Seacliff man admits killing neighbour

Armed police gather at Seacliff after the incident in March last year. Photo: Stephen Jaquiery
Armed police gather at Seacliff after the incident in March last year. Photo: Stephen Jaquiery
A 60-year-old Seacliff man has pleaded guilty to the murder of his neighbour on the eve of his trial.

Stephen Findlay was supposed to face a jury this week over the killing of 54-year-old Sharon Diane Comerford on March 7 last year.

But this morning before the High Court at Dunedin, the defendant changed his mind.

Findlay admitted beating the woman to death in her own home with a blunt instrument, though initially police believed she had died of a gunshot wound.

The court heard, Ms Comerford suffered 12 blows to the head which caused “significant deformation” of her skull and a fractured cheekbone among  other injuries.

The next morning Findlay was found beside a tree at Truby King Reserve with a .308 rifle next to him and half his face blown off. 

Findlay lived in a house truck in the coastal township of Seacliff next to the victim.

Both drank alcohol to excess and numerous arguments developed because of that.

Findlay’s animosity for Ms Comerford was no secret in the small community – he told people the woman was harassing him, was driving him insane and “deserved to die”.

He spoke to several people about killing the victim, the court heard.

Tensions mounted through February, first when Ms Comerford got hold of the man’s cellphone and used it to text some of his friends.

One of those she messaged was a woman Findlay was trying to woo and he believed the victim had ruined his chances with her.

In the 17 days before he killed Ms Comerford, he contacted the police at least four times about her conduct.

Initially he sought a trespass order over the cell-phone incident but eventually relented after speaking to the local officer.

But days later, Findlay was back on the phone complaining of a slew of abusive text messages sent to him by the victim.

In another exchange with the police he described his time living beside Ms Comerford as “six and a-half years of hell”, which had driven him to the edge.

The morning of the murder, Findlay had walked from his home to Karitane to buy a cask of wine.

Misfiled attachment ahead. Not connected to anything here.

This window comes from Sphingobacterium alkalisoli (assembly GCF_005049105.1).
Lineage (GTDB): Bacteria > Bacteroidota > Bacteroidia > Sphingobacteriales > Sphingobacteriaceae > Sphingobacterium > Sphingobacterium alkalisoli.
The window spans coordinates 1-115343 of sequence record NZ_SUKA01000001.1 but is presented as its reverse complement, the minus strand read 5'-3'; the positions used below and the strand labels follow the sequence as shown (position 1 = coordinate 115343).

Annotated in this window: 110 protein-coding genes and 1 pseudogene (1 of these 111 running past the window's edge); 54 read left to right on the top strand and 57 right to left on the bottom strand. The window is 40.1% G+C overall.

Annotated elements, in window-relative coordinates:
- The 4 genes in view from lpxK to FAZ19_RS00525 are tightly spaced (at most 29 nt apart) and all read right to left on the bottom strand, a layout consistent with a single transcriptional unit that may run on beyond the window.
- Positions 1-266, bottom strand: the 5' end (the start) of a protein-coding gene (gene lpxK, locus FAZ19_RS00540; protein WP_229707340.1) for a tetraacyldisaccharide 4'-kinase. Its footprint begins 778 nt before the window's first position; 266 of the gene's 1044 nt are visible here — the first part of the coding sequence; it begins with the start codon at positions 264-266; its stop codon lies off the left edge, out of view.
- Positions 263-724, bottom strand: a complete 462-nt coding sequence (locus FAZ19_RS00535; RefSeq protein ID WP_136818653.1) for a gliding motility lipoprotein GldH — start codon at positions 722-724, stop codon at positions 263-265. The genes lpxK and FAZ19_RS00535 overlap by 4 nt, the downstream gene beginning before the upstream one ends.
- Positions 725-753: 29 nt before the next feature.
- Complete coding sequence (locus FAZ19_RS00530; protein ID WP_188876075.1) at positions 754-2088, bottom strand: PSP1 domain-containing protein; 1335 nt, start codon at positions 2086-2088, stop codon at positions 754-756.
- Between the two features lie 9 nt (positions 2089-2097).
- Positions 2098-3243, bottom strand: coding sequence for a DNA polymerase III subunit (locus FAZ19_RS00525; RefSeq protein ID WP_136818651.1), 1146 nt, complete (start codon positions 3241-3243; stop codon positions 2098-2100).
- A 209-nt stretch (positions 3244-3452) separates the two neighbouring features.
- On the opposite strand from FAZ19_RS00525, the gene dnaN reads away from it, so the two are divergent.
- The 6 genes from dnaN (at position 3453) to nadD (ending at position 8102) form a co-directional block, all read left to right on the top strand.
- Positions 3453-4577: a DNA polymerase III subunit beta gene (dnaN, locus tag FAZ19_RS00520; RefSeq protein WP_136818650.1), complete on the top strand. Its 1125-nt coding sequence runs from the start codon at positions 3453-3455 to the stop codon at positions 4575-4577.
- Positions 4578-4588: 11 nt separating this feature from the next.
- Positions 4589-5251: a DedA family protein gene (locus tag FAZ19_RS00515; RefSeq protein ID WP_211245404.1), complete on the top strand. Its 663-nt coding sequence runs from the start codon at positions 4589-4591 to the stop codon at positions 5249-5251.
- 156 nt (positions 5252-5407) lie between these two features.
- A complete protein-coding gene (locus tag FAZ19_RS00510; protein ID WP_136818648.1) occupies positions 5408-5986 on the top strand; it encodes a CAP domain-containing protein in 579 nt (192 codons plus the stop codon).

On his way home the victim drove past him, narrowly missing him with her ute.

Again he called the local police officer and contacted a crime-stoppers phone line but their response was not enough to calm him.

Hours later he beat his neighbour to death.

Findlay smashed the headlights of Ms Comerford’s vehicle and a panel on her front door before entering the property and launching his frenzied attack.

The blows were “inevitably lethal” and the victim would have been unconscious from an early point, the court heard.

The jeans Findlay was wearing at the time, which had her blood on them and drops of his own, were later found among his belongings.

At 5am he texted a friend asking them to call him immediately but entered their number incorrectly.

Some time later, he sat in the reserve, put the firearm in his mouth and pulled the trigger.

The shot removed the defendant’s left eye and part of his nose, and he had undergone reconstructive surgery since the incident.

Members of Ms Comerford's family sat in the public gallery for today's hearing but did not want to comment when approached outside court.

Det Sgt Stan Leishman hoped today's proceedings brought some finality for the victim's relatives.

“I'd just like to thank the family for their perseverance throughout this ordeal,” he said.

A Seacliff resident, who did not want to be named, said the incident had rocked the community.

“This has hung over the village for 18 months,” he said. “Now we can get on with our lives.”

The man said he had “conflict” with both the defendant and victim and described the pair as “drinking buddies”.

Despite his feelings towards Findlay he called him “well read, articulate; a brilliant artist”.

Findlay was given his first-strike warning under the three-strikes legislation and will be sentenced next week.